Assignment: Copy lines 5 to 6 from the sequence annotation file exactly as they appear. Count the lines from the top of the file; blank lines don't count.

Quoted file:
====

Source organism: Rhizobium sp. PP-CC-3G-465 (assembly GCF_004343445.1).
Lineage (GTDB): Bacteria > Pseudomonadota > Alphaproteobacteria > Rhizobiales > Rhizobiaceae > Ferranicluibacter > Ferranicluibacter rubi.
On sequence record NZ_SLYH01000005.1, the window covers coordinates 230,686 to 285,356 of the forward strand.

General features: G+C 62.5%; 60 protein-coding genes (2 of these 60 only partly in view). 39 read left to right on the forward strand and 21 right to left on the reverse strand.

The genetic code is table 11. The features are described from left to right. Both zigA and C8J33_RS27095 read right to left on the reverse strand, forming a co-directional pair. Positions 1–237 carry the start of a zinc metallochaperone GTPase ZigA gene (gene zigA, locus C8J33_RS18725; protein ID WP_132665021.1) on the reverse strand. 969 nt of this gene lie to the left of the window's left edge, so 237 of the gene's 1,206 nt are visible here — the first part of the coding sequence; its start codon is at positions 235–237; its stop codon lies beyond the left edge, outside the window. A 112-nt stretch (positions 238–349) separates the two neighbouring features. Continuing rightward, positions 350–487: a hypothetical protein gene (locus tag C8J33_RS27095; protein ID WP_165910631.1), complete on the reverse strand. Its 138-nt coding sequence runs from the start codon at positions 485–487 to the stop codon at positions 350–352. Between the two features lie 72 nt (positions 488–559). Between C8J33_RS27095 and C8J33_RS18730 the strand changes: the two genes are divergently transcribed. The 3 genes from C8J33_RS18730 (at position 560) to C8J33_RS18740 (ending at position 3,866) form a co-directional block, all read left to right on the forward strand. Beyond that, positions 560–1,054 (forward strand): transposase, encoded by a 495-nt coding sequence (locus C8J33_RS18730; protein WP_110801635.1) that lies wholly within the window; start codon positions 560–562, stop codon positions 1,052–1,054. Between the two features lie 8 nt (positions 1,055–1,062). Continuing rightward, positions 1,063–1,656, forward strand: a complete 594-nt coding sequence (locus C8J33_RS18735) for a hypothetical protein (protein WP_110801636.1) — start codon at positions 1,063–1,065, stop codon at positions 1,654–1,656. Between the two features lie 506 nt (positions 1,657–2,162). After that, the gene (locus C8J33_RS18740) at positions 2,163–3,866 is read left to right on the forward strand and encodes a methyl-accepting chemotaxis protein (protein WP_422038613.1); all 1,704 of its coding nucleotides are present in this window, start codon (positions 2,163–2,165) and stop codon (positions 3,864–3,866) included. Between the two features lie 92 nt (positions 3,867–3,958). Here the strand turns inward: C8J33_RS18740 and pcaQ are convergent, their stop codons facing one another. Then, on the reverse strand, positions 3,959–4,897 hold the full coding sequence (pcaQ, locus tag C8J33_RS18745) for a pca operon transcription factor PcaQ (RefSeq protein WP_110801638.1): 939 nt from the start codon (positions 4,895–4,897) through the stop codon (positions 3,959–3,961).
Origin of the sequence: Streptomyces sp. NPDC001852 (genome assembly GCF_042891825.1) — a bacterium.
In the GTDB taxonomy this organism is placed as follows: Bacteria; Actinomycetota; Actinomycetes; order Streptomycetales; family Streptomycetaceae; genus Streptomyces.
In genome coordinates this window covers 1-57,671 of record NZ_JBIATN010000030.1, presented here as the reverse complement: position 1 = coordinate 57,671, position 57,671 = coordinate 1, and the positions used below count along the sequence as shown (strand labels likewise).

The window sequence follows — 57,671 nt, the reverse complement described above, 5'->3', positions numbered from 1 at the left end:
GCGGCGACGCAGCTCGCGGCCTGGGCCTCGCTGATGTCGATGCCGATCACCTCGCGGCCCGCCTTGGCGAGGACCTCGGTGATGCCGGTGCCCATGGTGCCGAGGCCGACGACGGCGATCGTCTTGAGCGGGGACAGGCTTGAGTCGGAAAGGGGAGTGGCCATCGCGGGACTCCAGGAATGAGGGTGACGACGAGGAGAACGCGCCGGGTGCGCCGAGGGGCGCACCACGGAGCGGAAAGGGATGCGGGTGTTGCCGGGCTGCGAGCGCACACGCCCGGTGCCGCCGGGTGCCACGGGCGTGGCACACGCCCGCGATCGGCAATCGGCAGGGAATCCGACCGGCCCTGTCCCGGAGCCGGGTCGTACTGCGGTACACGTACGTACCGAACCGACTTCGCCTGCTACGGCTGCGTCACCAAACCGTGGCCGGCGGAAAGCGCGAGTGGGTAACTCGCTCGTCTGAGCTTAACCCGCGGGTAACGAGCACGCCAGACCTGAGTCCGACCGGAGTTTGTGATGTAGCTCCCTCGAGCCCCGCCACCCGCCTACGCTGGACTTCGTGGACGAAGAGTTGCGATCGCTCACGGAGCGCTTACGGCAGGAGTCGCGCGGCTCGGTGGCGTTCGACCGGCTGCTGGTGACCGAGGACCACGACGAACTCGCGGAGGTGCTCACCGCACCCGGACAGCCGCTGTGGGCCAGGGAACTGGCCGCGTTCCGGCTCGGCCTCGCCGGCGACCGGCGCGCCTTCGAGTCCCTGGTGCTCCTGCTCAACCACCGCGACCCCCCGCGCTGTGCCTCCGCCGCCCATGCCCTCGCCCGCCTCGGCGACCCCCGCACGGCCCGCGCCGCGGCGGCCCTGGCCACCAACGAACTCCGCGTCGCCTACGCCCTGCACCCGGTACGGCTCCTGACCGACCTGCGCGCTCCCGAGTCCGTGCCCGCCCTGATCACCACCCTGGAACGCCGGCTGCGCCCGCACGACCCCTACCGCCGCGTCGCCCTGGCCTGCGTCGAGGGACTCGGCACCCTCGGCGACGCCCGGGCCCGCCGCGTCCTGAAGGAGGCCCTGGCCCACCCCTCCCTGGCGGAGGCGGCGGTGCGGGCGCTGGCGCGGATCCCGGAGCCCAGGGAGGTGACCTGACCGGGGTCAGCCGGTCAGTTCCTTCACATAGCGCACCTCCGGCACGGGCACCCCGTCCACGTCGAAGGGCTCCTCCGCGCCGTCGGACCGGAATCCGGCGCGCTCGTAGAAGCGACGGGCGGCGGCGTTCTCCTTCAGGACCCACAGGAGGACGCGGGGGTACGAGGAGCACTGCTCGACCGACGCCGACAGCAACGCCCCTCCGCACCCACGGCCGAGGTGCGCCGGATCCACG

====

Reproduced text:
The genetic code is table 11. The features are described from left to right. Both zigA and C8J33_RS27095 read right to left on the reverse strand, forming a co-directional pair. Positions 1–237 carry the start of a zinc metallochaperone GTPase ZigA gene (gene zigA, locus C8J33_RS18725; protein ID WP_132665021.1) on the reverse strand. 969 nt of this gene lie to the left of the window's left edge, so 237 of the gene's 1,206 nt are visible here — the first part of the coding sequence; its start codon is at positions 235–237; its stop codon lies beyond the left edge, outside the window. A 112-nt stretch (positions 238–349) separates the two neighbouring features. Continuing rightward, positions 350–487: a hypothetical protein gene (locus tag C8J33_RS27095; protein ID WP_165910631.1), complete on the reverse strand. Its 138-nt coding sequence runs from the start codon at positions 485–487 to the stop codon at positions 350–352. Between the two features lie 72 nt (positions 488–559). Between C8J33_RS27095 and C8J33_RS18730 the strand changes: the two genes are divergently transcribed. The 3 genes from C8J33_RS18730 (at position 560) to C8J33_RS18740 (ending at position 3,866) form a co-directional block, all read left to right on the forward strand. Beyond that, positions 560–1,054 (forward strand): transposase, encoded by a 495-nt coding sequence (locus C8J33_RS18730; protein WP_110801635.1) that lies wholly within the window; start codon positions 560–562, stop codon positions 1,052–1,054. Between the two features lie 8 nt (positions 1,055–1,062). Continuing rightward, positions 1,063–1,656, forward strand: a complete 594-nt coding sequence (locus C8J33_RS18735) for a hypothetical protein (protein WP_110801636.1) — start codon at positions 1,063–1,065, stop codon at positions 1,654–1,656. Between the two features lie 506 nt (positions 1,657–2,162). After that, the gene (locus C8J33_RS18740) at positions 2,163–3,866 is read left to right on the forward strand and encodes a methyl-accepting chemotaxis protein (protein WP_422038613.1); all 1,704 of its coding nucleotides are present in this window, start codon (positions 2,163–2,165) and stop codon (positions 3,864–3,866) included. Between the two features lie 92 nt (positions 3,867–3,958). Here the strand turns inward: C8J33_RS18740 and pcaQ are convergent, their stop codons facing one another. Then, on the reverse strand, positions 3,959–4,897 hold the full coding sequence (pcaQ, locus tag C8J33_RS18745) for a pca operon transcription factor PcaQ (RefSeq protein WP_110801638.1): 939 nt from the start codon (positions 4,895–4,897) through the stop codon (positions 3,959–3,961).
Origin of the sequence: Streptomyces sp. NPDC001852 (genome assembly GCF_042891825.1) — a bacterium.